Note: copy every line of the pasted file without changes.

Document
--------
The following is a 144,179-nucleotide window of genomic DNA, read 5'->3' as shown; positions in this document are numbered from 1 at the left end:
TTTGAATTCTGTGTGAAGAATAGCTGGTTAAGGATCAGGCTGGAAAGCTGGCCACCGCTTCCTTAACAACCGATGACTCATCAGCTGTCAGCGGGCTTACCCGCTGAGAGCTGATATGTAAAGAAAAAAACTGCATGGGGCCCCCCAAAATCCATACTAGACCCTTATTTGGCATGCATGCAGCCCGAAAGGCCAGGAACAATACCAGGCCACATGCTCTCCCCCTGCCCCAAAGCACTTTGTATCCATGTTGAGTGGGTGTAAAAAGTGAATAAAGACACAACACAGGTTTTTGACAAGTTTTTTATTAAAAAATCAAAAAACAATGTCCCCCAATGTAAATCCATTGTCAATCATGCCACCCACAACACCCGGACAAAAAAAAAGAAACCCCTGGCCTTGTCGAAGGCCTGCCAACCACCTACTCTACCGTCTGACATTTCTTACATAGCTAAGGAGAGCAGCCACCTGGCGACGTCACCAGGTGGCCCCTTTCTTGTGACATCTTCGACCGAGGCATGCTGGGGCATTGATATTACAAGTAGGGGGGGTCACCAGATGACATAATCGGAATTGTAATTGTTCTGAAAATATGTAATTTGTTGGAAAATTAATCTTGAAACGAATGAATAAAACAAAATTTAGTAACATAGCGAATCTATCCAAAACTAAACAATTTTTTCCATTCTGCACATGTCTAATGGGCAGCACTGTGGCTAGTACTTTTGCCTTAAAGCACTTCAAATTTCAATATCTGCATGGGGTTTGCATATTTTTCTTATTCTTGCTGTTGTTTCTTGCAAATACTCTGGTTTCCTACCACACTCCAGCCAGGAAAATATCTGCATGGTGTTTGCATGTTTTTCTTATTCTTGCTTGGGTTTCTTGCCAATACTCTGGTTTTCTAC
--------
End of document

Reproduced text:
The following is a 144,179-nucleotide window of genomic DNA, read 5'->3' as shown; positions in this document are numbered from 1 at the left end:
TTTGAATTCTGTGTGAAGAATAGCTGGTTAAGGATCAGGCTGGAAAGCTGGCCACCGCTTCCTTAACAACCGATGACTCATCAGCTGTCAGCGGGCTTACCCGCTGAGAGCTGATATGTAAAGAAAAAAACTGCATGGGGCCCCCCAAAATCCATACTAGACCCTTATTTGGCATGCATGCAGCCCGAAAGGCCAGGAACAATACCAGGCCACATGCTCTCCCCCTGCCCCAAAGCACTTTGTATCCATGTTGAGTGGGTGTAAAAAGTGAATAAAGACACAACACAGGTTTTTGACAAGTTTTTTATTAAAAAATCAAAAAACAATGTCCCCCAATGTAAATCCATTGTCAATCATGCCACCCACAACACCCGGACAAAAAAAAAGAAACCCCTGGCCTTGTCGAAGGCCTGCCAACCACCTACTCTACCGTCTGACATTTCTTACATAGCTAAGGAGAGCAGCCACCTGGCGACGTCACCAGGTGGCCCCTTTCTTGTGACATCTTCGACCGAGGCATGCTGGGGCATTGATATTACAAGTAGGGGGGGTCACCAGATGACATAATCGGAATTGTAATTGTTCTGAAAATATGTAATTTGTTGGAAAATTAATCTTGAAACGAATGAATAAAACAAAATTTAGTAACATAGCGAATCTATCCAAAACTAAACAATTTTTTCCATTCTGCACATGTCTAATGGGCAGCACTGTGGCTAGTACTTTTGCCTTAAAGCACTTCAAATTTCAATATCTGCATGGGGTTTGCATATTTTTCTTATTCTTGCTGTTGTTTCTTGCAAATACTCTGGTTTCCTACCACACTCCAGCCAGGAAAATATCTGCATGGTGTTTGCATGTTTTTCTTATTCTTGCTTGGGTTTCTTGCCAATACTCTGGTTTTCTAC